Nice exposition. Can someone provide a link to where to purchase a nice shoe care kit or just where to buy the above products? Thanks.

Franco's. Excellent source for Saphir and Crema Nubiana. SF member Ron Rider works there and heads up Rider boots:
http://www.francos.com/items/index.asp?catID=71

And some shoe trees fill the shoe better than others. I like Woodlore Epic, the rebadged Costco ones are available cheap on Ebay.
post #22 of 49
I was searching for Meltonian shoe cream in NYC and discovered a place that has their entire range. Oddly enough it's a theater supply place: Manhattan Wardrobe Supply. The place is kind of a dump, but they have everything from light gray to green to "banana."
post #23 of 49
Is polish necessary for a pebble-grained leather?

I'm referring to the Allen-Edmond McClain in chili. I bought conditioner from AE, but no polish. Wondering if the conditioner will be sufficient for keeping the shoe in top shape.
post #24 of 49
Quote:
Originally Posted by enarchay View Post
Is polish necessary for a pebble-grained leather?

I'm referring to the Allen-Edmond McClain in chili. I bought conditioner from AE, but no polish. Wondering if the conditioner will be sufficient for keeping the shoe in top shape.



Read post #12

What do you think of the McClain?
post #25 of 49
Quote:
What do you think of the McClain?

I haven't owned any AEs before, so I'm not sure how much my opinion counts, but I really like the McClain. I was a bit worried about the chili color at first, but it's really nice looking in person; it's a darker color rather than a bright orange, and has a lot of nuance to it.
post #26 of 49
Quote:
I use shoe cream on my shoes everywhere but where i want to spit shine...and that is never any further back than the stiff part of the shoe.

So what exactly is the difference between shoe cream, polish, and conditioner?
post #27 of 49
Or just do nothing to fit in perfectly.
post #28 of 49
Quote:
Originally Posted by enarchay View Post
So what exactly is the difference between shoe cream, polish, and conditioner?

Shoe cream and polish are the same thing. From recent AAAC copy/paste:
- Cleaner: Cleans the shoe, getst hat gunk off. Sometimes conbined into a cleaner/conditioner which works fine.
- Conditioner: Adds back moisture to the leather. Sometimes conbined into a cleaner/conditioner which works fine.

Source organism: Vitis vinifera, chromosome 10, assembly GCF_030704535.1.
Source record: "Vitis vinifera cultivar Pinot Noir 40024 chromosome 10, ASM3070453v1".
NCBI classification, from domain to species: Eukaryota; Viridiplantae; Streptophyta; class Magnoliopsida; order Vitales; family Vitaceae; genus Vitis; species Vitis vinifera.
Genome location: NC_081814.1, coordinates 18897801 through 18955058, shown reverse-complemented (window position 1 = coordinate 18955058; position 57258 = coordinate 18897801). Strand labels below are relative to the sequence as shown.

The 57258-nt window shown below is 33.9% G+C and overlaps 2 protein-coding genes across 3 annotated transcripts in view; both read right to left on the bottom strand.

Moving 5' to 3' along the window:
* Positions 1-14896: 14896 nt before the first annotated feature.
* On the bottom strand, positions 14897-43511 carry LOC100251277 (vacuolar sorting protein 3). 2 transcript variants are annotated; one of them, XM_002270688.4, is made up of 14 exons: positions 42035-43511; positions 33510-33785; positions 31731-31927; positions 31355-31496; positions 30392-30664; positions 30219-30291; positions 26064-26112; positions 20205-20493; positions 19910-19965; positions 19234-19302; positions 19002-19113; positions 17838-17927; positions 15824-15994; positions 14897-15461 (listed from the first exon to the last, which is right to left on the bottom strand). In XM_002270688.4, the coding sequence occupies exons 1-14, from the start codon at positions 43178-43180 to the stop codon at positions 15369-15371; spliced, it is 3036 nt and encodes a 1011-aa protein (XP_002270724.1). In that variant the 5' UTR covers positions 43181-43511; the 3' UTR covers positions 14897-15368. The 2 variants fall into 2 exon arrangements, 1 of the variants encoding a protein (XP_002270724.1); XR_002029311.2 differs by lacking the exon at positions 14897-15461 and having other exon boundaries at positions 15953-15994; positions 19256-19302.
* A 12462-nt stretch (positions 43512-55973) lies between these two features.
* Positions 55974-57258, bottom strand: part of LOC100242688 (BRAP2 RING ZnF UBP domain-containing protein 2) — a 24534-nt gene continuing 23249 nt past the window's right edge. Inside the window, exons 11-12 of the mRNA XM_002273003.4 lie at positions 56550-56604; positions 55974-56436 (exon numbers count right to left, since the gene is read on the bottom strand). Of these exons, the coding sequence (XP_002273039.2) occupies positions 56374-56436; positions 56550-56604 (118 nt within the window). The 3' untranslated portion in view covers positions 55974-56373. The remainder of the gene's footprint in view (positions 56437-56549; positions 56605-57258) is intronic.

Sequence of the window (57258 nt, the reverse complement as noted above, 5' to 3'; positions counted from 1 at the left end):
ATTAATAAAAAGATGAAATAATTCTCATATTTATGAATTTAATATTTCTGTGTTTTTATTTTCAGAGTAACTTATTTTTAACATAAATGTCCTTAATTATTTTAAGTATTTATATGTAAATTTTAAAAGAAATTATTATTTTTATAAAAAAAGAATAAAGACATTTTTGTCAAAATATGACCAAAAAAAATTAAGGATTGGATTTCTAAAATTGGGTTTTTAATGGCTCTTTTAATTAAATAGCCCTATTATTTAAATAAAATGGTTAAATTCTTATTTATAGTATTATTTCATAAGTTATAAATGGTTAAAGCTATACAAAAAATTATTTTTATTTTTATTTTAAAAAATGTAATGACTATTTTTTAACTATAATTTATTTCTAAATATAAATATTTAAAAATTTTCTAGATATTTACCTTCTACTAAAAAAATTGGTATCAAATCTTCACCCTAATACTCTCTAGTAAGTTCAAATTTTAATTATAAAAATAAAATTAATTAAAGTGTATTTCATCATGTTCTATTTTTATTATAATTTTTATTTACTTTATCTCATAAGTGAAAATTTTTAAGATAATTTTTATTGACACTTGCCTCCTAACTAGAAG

- Cream/Polish: Adds back color to the shoe but does not give it a sheen or shine. If you scratch the leather on your shoe and it has a discolored line (against a table), you can polish and buff most of it off.
- Wax: Gives a "coat" of wax for protection and shine. If your shoes are looking a bit dull and you want them to shine a bit (or a lot through "bulling"), use wax.
- Edge dressing: This is purely aethetics. The edge of your shoe, where the sole is, is leather but a black or brown dye is put on top of it, called a "dressing." Well, if you look at the tip of your shoe and see that the dye has been worn down (the way you walk, walked into something, etc...), you can now see the nude leather. Applying edge dressing (in whatever color) redyes it so it looks newer and gives it more of a clean look.
post #29 of 49
Quote:
Unless you're spit shining the toes I would not recommend any form of solid shoe polish for good shoes. Shoe polish has benzine in it. It is there to cool the wax quickly and make it hard so that it can be buffed. It will also draw the moisturizers out of the leather.

I use shoe cream on my shoes everywhere but where i want to spit shine...and that is never any further back than the stiff part of the shoe.

Wait... I'm confused here. Don't use shoe polish? Only use it when?...
post #30 of 49
If I can add, there can be a different with shoe trees. Those that are made by the shoe manufacturer for the specific last of shoe are best, as the key purpose of shoe trees is to maintain the shape of the shoe.

If you don't get "lasted" shoe trees, try and find trees that best fit the particular shoe. You don't want to stretch the leather, but you do want to fill the open spaces so as to prevent creases and hold the shape of the shoe.